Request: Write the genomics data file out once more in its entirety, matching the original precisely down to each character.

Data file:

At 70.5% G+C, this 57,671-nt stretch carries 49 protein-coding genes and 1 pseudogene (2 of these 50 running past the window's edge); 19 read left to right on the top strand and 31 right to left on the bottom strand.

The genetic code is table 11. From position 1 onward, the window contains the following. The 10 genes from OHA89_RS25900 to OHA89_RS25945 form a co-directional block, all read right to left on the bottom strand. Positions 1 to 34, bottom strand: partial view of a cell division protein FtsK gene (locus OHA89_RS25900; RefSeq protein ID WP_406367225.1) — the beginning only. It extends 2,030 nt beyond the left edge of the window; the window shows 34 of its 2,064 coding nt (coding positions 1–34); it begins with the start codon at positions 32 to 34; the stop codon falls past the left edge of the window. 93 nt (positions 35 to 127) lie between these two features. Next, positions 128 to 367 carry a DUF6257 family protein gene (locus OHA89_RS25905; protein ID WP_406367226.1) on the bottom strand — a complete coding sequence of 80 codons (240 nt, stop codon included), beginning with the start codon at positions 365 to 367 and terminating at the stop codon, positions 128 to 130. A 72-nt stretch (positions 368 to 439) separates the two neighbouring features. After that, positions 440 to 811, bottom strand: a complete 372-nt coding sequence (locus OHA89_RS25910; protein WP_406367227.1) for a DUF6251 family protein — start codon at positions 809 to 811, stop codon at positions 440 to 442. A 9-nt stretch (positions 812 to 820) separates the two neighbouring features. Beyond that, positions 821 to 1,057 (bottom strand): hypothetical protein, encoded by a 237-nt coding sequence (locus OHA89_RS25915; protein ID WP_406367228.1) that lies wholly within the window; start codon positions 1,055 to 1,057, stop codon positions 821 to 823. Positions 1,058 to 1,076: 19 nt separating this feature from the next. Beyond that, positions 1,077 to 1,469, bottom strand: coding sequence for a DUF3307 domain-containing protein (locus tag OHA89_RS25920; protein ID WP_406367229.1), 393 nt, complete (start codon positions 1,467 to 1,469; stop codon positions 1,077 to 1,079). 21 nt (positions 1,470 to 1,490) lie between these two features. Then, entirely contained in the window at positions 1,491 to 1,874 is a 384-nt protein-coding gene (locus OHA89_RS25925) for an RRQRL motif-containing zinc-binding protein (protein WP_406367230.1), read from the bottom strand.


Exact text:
At 70.5% G+C, this 57,671-nt stretch carries 49 protein-coding genes and 1 pseudogene (2 of these 50 running past the window's edge); 19 read left to right on the top strand and 31 right to left on the bottom strand.

The genetic code is table 11. From position 1 onward, the window contains the following. The 10 genes from OHA89_RS25900 to OHA89_RS25945 form a co-directional block, all read right to left on the bottom strand. Positions 1 to 34, bottom strand: partial view of a cell division protein FtsK gene (locus OHA89_RS25900; RefSeq protein ID WP_406367225.1) — the beginning only. It extends 2,030 nt beyond the left edge of the window; the window shows 34 of its 2,064 coding nt (coding positions 1–34); it begins with the start codon at positions 32 to 34; the stop codon falls past the left edge of the window. 93 nt (positions 35 to 127) lie between these two features. Next, positions 128 to 367 carry a DUF6257 family protein gene (locus OHA89_RS25905; protein ID WP_406367226.1) on the bottom strand — a complete coding sequence of 80 codons (240 nt, stop codon included), beginning with the start codon at positions 365 to 367 and terminating at the stop codon, positions 128 to 130. A 72-nt stretch (positions 368 to 439) separates the two neighbouring features. After that, positions 440 to 811, bottom strand: a complete 372-nt coding sequence (locus OHA89_RS25910; protein WP_406367227.1) for a DUF6251 family protein — start codon at positions 809 to 811, stop codon at positions 440 to 442. A 9-nt stretch (positions 812 to 820) separates the two neighbouring features. Beyond that, positions 821 to 1,057 (bottom strand): hypothetical protein, encoded by a 237-nt coding sequence (locus OHA89_RS25915; protein ID WP_406367228.1) that lies wholly within the window; start codon positions 1,055 to 1,057, stop codon positions 821 to 823. Positions 1,058 to 1,076: 19 nt separating this feature from the next. Beyond that, positions 1,077 to 1,469, bottom strand: coding sequence for a DUF3307 domain-containing protein (locus tag OHA89_RS25920; protein ID WP_406367229.1), 393 nt, complete (start codon positions 1,467 to 1,469; stop codon positions 1,077 to 1,079). 21 nt (positions 1,470 to 1,490) lie between these two features. Then, entirely contained in the window at positions 1,491 to 1,874 is a 384-nt protein-coding gene (locus OHA89_RS25925) for an RRQRL motif-containing zinc-binding protein (protein WP_406367230.1), read from the bottom strand.